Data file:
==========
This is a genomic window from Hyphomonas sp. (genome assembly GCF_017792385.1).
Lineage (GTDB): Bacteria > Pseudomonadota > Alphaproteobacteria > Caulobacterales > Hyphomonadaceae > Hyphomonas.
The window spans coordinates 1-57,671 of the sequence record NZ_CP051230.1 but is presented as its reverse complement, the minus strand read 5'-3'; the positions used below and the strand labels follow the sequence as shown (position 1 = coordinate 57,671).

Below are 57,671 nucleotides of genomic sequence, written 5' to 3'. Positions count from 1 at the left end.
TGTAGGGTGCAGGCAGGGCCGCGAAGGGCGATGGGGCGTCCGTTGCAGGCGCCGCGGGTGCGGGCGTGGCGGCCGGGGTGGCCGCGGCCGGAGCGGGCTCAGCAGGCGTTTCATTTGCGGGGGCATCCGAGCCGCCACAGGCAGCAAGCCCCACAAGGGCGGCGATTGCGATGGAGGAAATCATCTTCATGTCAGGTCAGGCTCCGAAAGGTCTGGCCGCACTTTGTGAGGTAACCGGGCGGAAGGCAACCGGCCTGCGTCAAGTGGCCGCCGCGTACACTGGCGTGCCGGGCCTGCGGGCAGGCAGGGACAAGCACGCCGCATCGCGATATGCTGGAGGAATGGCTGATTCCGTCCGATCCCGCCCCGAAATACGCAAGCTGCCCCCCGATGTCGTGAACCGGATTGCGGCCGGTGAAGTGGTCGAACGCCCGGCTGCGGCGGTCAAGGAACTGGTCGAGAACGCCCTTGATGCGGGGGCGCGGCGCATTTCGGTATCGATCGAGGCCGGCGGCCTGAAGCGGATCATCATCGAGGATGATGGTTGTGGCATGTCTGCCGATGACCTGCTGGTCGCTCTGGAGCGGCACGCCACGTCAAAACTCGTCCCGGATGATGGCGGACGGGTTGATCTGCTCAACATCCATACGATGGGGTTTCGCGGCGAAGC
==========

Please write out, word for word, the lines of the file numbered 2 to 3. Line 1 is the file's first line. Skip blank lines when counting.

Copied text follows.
Lineage (GTDB): Bacteria > Pseudomonadota > Alphaproteobacteria > Caulobacterales > Hyphomonadaceae > Hyphomonas.
The window spans coordinates 1-57,671 of the sequence record NZ_CP051230.1 but is presented as its reverse complement, the minus strand read 5'-3'; the positions used below and the strand labels follow the sequence as shown (position 1 = coordinate 57,671).